Earlier this year, the Academic Computer Lab Study Group (ACLSG) was created to review the existing computer laboratories’ scope and use and make recommendations for the future of computer labs on campus.
Angela Neria, chief information officer of Information Technology Services, serves as chair of the study group.
“Due to growing funding pressures, increasing numbers of students bringing their own devices to campus, and rapidly emerging information technology options … the study group is charged with the mission of researching current lab use,” Neria said. “… An anticipated outcome of this work is a significant reduction in the number and scope of these labs.”
Members of the ACLSG team are looking into multiple components as part of their research, including what may be the appropriate number of labs, the best way to distribute university owned software to individuals on campus, and more efficient utilization of computer lab services.
“The key goal of this group is to identify how labs are being used on this campus and if underutilization is taking place,” Gena Coomes, nursing instructor at PSU and ACLSG committee member, said.
The study group began its work in September and is evaluating all university computer labs. Results from the study are expected after the close of the spring 2019 semester.
The committee has taken a three-pronged approach to the research. Firstly, they have conducted a survey on the future of computer labs by asking each individual who directs a computer lab to complete a survey sharing information about their future plans for each lab in their respective area. The survey also asked if any of their respective areas would be willing to reduce or eliminate a lab.
“We did have some willing hearts that had already seen a reduction in use in labs because students are using their own machines,” Coomes said. “They felt that the savings from unused computers in computer labs could be used more effectively in different ways.”
Secondly, a lab monitoring software (LabStats) has been installed on each Windows and Macintosh lab computer. The software helps the committee understand the use level of each lab, the days and times computers are utilized, software used on campus, and more.
David Nance, library systems manager, said that although the software will monitor what applications are being used on the computer, it will not be able to specifically see what the user is accessing on the applications.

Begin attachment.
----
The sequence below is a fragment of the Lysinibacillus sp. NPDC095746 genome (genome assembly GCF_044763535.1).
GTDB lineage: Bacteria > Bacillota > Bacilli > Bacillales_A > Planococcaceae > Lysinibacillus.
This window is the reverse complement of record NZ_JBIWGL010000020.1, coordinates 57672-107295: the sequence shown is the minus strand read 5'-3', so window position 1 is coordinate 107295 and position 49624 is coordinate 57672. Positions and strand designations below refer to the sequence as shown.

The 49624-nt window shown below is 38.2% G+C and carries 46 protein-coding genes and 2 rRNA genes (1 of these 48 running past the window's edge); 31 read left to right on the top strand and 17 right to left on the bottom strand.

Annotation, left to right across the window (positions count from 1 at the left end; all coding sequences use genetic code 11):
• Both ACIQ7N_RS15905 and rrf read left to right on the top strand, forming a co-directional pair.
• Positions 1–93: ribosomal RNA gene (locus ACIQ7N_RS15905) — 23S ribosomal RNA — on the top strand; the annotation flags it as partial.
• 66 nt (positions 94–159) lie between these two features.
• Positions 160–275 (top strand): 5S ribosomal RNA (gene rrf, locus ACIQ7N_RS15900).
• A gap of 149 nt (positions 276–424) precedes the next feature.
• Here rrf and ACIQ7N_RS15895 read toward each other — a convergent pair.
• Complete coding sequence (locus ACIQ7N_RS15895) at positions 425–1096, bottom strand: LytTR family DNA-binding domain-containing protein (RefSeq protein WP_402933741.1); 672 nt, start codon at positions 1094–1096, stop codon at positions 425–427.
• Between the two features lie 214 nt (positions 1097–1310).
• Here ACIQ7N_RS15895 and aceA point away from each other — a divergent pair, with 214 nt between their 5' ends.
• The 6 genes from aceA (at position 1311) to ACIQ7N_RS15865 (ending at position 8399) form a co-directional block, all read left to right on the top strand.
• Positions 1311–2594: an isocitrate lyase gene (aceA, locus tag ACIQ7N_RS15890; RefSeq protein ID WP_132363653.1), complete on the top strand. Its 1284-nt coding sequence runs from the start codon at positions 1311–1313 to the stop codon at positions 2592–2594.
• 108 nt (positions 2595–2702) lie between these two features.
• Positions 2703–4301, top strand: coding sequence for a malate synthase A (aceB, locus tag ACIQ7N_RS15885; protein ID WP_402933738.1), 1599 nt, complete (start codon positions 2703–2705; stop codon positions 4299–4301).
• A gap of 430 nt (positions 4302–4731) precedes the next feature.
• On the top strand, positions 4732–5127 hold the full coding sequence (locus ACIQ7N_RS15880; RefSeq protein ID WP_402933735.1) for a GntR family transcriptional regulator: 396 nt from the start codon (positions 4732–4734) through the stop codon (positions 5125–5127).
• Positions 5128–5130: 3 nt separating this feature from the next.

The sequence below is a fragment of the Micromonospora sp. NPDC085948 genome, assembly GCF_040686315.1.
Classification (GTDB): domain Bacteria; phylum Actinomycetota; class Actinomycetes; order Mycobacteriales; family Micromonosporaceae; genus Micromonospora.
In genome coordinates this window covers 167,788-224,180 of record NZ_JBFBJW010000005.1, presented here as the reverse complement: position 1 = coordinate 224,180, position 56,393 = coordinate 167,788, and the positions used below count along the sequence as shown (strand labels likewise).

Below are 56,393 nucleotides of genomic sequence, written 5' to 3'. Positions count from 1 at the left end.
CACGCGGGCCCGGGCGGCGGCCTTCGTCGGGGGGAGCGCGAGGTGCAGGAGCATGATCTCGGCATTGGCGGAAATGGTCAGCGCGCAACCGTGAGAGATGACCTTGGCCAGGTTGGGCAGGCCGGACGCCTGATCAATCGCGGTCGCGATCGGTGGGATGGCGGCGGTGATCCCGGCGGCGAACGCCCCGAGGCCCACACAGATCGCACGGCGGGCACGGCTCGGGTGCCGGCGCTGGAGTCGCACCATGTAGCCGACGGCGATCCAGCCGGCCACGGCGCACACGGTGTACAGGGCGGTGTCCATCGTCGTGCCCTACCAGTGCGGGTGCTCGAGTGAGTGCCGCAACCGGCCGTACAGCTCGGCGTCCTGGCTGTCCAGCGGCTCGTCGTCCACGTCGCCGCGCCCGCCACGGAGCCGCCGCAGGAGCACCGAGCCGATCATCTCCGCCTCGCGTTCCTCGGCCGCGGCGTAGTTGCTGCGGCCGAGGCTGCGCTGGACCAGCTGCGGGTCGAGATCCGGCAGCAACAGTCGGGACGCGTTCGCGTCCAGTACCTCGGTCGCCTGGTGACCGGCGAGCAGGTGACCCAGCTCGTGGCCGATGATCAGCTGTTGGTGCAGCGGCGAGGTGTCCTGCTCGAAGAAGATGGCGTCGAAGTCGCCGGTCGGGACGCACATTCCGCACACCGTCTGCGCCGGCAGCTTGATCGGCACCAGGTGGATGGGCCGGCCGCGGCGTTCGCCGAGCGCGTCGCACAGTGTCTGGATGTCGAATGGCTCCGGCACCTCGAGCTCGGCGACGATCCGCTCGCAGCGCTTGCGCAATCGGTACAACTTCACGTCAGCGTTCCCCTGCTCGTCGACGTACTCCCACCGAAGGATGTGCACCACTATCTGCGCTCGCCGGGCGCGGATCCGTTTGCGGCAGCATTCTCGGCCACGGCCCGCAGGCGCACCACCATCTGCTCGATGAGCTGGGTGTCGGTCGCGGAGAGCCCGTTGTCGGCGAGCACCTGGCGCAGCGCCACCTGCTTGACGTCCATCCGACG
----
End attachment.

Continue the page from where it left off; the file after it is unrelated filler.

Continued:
“We know how long people log into the machines, the applications they use, but we don’t monitor web traffic or anything like that, there’s no real monitoring of usage or anything like that,” Nance said. “Just like ‘they were using Chrome, or Internet Explorer, or launched Adobe creative cloud,’ or something like that.”
The third step is distributing lab owner surveys. A survey was sent to each campus lab owner requesting information beyond what LabStats may be able to tell the committee. They are looking for information such as specialized software and specialized peripherals connected to computers.
The ACLSG also recognizes that not all students are able to afford to purchase a laptop or other electronic devices and may depend on the campus computer labs.
“Certainly, we recognize that not all students can afford to purchase a laptop for college nor have access to one at home, so we are exploring ways to support those students,” John Thompson, associate professor and chair in automotive technology, said. “We do not want a lack of technology to be a barrier for our current or future students.”
The committee is also researching the possibility of checkout machines for students that may need a certain type of machine to perform coursework on. Checkout machines could give students more flexibility within a PSU facility to work on the machine.
“PSU is already a BYOD (Bring Your Own Device) campus and has been for eight plus years with the setup and configuration of Gus net allowing anyone who is on our campus, student or not, to access the PSU wireless network with their personal device,” Coomes said.
Once the committee submits their findings at the end of the study, initial recommendations will be made to the Provost Leadership Council for comment and consideration. Next, a final set of recommendations will made to the President’s Council. Campus academic areas will also be involved in the specifics based on student and program needs.
“To date, we have had 26 points of communication with campus constituents regarding the committee’s work,” Neria said.